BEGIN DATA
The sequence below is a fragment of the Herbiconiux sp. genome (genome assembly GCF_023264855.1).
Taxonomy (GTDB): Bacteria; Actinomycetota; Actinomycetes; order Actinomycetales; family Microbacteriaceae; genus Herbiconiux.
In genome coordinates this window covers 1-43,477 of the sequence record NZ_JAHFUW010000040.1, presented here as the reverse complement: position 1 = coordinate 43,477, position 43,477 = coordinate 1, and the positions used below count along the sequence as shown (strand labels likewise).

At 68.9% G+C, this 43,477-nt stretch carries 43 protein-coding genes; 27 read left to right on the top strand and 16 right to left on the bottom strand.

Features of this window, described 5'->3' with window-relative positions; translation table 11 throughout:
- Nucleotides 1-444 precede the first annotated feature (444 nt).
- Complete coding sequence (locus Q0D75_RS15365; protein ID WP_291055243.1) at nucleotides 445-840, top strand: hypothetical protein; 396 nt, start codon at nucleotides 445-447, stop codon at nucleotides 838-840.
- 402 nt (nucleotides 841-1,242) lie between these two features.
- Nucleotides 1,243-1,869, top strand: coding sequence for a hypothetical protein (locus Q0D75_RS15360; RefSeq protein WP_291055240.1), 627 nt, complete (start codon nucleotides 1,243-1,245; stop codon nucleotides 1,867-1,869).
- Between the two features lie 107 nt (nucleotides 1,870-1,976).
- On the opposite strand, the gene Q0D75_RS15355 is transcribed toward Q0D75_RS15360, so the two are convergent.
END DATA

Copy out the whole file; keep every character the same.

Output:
The sequence below is a fragment of the Herbiconiux sp. genome (genome assembly GCF_023264855.1).
Taxonomy (GTDB): Bacteria; Actinomycetota; Actinomycetes; order Actinomycetales; family Microbacteriaceae; genus Herbiconiux.
In genome coordinates this window covers 1-43,477 of the sequence record NZ_JAHFUW010000040.1, presented here as the reverse complement: position 1 = coordinate 43,477, position 43,477 = coordinate 1, and the positions used below count along the sequence as shown (strand labels likewise).

At 68.9% G+C, this 43,477-nt stretch carries 43 protein-coding genes; 27 read left to right on the top strand and 16 right to left on the bottom strand.

Features of this window, described 5'->3' with window-relative positions; translation table 11 throughout:
- Nucleotides 1-444 precede the first annotated feature (444 nt).
- Complete coding sequence (locus Q0D75_RS15365; protein ID WP_291055243.1) at nucleotides 445-840, top strand: hypothetical protein; 396 nt, start codon at nucleotides 445-447, stop codon at nucleotides 838-840.
- 402 nt (nucleotides 841-1,242) lie between these two features.
- Nucleotides 1,243-1,869, top strand: coding sequence for a hypothetical protein (locus Q0D75_RS15360; RefSeq protein WP_291055240.1), 627 nt, complete (start codon nucleotides 1,243-1,245; stop codon nucleotides 1,867-1,869).
- Between the two features lie 107 nt (nucleotides 1,870-1,976).
- On the opposite strand, the gene Q0D75_RS15355 is transcribed toward Q0D75_RS15360, so the two are convergent.